HOWEVER, I can only use qualification miles to get up to platinum status, and I still have to fly enough to be within around 10K or less miles of reaching platinum status for me to use my accrued qualification miles for that year…hope all that made sense.

        • Hey Chad, thanks for sharing this. I agree 100% that you are better off with the Presidential Plus card. I was unaware of the 1,000 Qualification Miles awarded per $5,000 spent on the card—that isn’t even listed on the Chase website. definitely stick with your current card. It’s too bad this benefit isn’t available on any of the cards open to new applicants.

        • You have a really good legacy card but none of us have access to that. The old Club card didn’t offer any status miles so it’s not a loss to us in the new Club card for it not offering qualification miles either.

  • I have had the AAdvantage Executive card for several years. I really like the fact that I can give my family member AdmiralsClub access by giving them an authorized user card. I understand you can have 9 free authorized users. Of course, you do have to trust them with a credit card.

  • I like benefits from all of the cards. I just didn’t understand why on the higher cards AA and UA didn’t give extra miles for groceries but the card lower did. UA fixed that but AA is behind. Yes the access to their club is good but I guess Citi wants you to have at least two of their cards so you can benefit from 2x miles on something other than AA flights?
    I do like the new benefits of the UA card and makes it a contender in my book.

  • Should be useful in the future

  • The United card needs to add an EQD/EQM waiver, otherwise it is no match against the Citi and Amex cards.

  • Thanks for the detailed info! I am most interested in the Delta card.

    • Hold on people, these premium card offers will soon look like peanuts compared to what is going to be available out there.

      • @Pete – Good point! I would certainly expect to see some of the “highest ever” LTO offers (ex. DL) be extended, at the very least. Or better still, as you point out, perhaps be improved… 100k AA Exec, I’m looking for a return from you!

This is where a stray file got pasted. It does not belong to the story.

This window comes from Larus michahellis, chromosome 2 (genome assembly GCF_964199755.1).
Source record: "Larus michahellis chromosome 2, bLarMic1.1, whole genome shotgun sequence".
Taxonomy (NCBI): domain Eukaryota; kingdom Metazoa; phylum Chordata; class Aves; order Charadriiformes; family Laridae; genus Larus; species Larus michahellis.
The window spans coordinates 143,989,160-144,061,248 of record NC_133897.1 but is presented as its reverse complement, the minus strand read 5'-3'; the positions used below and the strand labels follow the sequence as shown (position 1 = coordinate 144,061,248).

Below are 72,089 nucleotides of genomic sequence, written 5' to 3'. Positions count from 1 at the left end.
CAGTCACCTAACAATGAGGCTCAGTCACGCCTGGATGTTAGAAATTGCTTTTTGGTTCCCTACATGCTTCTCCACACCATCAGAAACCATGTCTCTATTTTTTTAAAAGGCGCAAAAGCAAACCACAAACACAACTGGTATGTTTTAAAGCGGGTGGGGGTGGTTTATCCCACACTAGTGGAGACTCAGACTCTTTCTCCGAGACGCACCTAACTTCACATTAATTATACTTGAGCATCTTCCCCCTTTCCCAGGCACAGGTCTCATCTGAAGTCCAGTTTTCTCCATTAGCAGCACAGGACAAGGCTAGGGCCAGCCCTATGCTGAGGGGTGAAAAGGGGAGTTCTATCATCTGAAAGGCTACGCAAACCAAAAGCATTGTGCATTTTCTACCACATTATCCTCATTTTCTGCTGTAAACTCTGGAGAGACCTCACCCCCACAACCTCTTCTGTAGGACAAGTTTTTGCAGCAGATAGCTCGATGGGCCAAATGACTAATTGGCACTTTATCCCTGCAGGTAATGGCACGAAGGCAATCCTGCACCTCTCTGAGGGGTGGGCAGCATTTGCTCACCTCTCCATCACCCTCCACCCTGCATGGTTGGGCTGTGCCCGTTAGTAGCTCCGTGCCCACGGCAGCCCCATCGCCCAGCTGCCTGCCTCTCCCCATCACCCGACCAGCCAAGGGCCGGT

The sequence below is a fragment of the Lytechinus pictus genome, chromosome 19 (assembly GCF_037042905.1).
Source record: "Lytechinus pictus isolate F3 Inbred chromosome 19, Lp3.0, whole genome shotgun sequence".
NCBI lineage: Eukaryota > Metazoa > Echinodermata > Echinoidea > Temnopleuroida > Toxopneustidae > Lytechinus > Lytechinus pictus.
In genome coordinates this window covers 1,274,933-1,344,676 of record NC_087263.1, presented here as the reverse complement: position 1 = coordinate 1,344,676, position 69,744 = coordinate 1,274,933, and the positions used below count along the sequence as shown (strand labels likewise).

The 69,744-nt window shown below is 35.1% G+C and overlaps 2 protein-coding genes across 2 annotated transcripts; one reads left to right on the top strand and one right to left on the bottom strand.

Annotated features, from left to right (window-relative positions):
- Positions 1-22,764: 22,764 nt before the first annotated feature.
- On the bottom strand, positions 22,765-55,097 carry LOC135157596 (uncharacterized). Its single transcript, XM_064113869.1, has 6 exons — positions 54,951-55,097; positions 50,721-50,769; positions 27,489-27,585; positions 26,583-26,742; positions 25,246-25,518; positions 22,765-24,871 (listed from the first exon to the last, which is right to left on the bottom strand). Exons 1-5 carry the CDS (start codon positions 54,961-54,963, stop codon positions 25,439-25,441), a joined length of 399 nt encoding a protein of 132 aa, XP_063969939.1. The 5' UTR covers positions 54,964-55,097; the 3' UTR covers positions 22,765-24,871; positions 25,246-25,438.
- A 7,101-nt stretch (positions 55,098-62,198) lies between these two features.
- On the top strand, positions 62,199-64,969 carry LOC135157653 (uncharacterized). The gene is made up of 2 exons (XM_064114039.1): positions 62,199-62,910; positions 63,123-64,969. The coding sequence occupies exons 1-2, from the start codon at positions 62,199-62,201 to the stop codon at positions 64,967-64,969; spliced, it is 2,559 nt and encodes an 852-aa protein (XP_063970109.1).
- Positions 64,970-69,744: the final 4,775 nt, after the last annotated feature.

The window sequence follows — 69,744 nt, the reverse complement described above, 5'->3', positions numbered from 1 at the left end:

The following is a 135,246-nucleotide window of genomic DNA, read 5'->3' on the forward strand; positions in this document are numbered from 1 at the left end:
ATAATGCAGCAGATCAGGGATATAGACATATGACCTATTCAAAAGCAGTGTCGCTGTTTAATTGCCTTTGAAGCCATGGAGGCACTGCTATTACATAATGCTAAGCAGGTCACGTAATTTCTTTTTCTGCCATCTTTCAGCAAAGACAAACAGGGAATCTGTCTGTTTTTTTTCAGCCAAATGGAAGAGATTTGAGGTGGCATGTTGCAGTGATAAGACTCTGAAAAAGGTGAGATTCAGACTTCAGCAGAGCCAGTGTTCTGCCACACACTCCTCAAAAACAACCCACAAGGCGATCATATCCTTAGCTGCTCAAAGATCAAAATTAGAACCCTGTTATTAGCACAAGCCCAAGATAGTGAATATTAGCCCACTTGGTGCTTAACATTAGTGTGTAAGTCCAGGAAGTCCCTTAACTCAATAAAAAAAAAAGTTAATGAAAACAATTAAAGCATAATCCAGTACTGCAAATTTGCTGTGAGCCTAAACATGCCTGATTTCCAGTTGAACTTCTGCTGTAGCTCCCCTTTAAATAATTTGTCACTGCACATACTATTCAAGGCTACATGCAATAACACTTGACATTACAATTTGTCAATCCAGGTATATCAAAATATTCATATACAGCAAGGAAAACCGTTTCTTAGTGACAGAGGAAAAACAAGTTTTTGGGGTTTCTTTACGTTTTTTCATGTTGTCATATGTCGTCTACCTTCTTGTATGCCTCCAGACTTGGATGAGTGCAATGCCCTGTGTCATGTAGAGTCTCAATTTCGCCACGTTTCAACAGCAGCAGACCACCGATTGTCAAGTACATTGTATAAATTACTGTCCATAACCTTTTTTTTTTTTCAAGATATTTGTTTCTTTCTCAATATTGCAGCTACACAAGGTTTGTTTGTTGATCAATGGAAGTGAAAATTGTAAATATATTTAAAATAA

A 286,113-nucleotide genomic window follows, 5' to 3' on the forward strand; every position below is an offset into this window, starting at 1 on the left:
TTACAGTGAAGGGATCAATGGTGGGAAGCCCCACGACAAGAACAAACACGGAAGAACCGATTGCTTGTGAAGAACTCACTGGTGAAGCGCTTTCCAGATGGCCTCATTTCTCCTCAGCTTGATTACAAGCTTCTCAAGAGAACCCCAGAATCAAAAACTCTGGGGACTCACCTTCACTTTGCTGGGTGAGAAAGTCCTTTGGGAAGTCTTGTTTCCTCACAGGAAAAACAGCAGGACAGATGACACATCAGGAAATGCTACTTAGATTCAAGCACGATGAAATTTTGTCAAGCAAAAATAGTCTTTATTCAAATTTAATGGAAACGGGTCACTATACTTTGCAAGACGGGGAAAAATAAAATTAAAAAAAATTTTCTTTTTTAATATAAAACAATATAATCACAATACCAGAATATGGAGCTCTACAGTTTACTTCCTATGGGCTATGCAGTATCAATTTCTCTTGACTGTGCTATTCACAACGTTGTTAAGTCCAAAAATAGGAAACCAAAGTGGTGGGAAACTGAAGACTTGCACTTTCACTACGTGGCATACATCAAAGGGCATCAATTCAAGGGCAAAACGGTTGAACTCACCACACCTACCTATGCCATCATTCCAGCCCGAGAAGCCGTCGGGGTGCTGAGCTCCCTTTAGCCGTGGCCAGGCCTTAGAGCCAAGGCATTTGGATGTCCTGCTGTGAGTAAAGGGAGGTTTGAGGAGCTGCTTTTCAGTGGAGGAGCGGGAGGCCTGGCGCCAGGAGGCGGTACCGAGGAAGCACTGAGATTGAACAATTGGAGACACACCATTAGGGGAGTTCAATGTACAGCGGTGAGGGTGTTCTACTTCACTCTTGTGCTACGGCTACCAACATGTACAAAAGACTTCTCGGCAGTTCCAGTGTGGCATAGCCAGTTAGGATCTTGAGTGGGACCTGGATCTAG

• Will be interesting to see how things shake out months/year from now, post COVID-19.

  • A write-up on the BA card will be very much appreciated as well.

  • if the offers last for a while they may be worth considering but not right now.

  • I am a current MP Club Card holder and have two questions; first and most important, how does this compare to my current United MP Club Card and second, is there a reason to switch (if so, how) as it would be silly to hold both?


  • Any good recommendation on good cash back credit card?

  • Airline mileage is really devaluating more and more. Need to rethink when applying

    • Very good comparison, current situation will probably hold back people from signing into any new airline cards. At least this card gives 2 miles per dollar for dining.

  • Useful article and table for anyone looking for a new premium card. I would be interested in a side by side comparison that includes other premium travel cards even if they’re not specifically airline cards. Many of the benefits and fee structures seem pretty comparable between the 3 cards mentioned in the article and other cards like the Amex Platinum, Chase Sapphire Reserve, Citi Prestige, etc..

  • Seems pretty silly to get a travel card when people are barely allowed to leave the house for the foreseeable future

  • Can I get the bonus on this new card if I already have the United Explorer personal card?

  • 12 hour trip delay on the United card? For that AF it really should be 6. For me this list is a no-brainer as I live at a United hub. I’m still not sure this card is for me but glad to see Club access is given to an adult and dependant children under 21.

  • The AA card only makes sense if you need Admirals Club access. The other benefits seem to be the same as their standard cards with a much lower fee.

  • Nice comparison. Hope we see airlines back up and running to take advantage of these benefits.

  • Juan Ignacio says:

    In my opinion the best card is the UA, interesting benefits on Hertz.

  • I liked the Citi Executive Mastercard when it had a 100000 mile signup bonus. That was so sweet!

  • Good analysis but I’m waiting to see how the airline situation plays out before go with any more cards with them.

  • Harvey Kwan says:

    Taking a break from opening cards because of COVID.

  • onlyozzy says:

    I miss the AMEX Starwood SPG. That had the best transfer options and conditions. Whoever launches a product close to that will attract a huge customer base.

Leave a Reply

Your email address will not be published. Required fields are marked *

**You may receive 5 bonus AAdvantage miles for leaving a comment (Details/FAQ)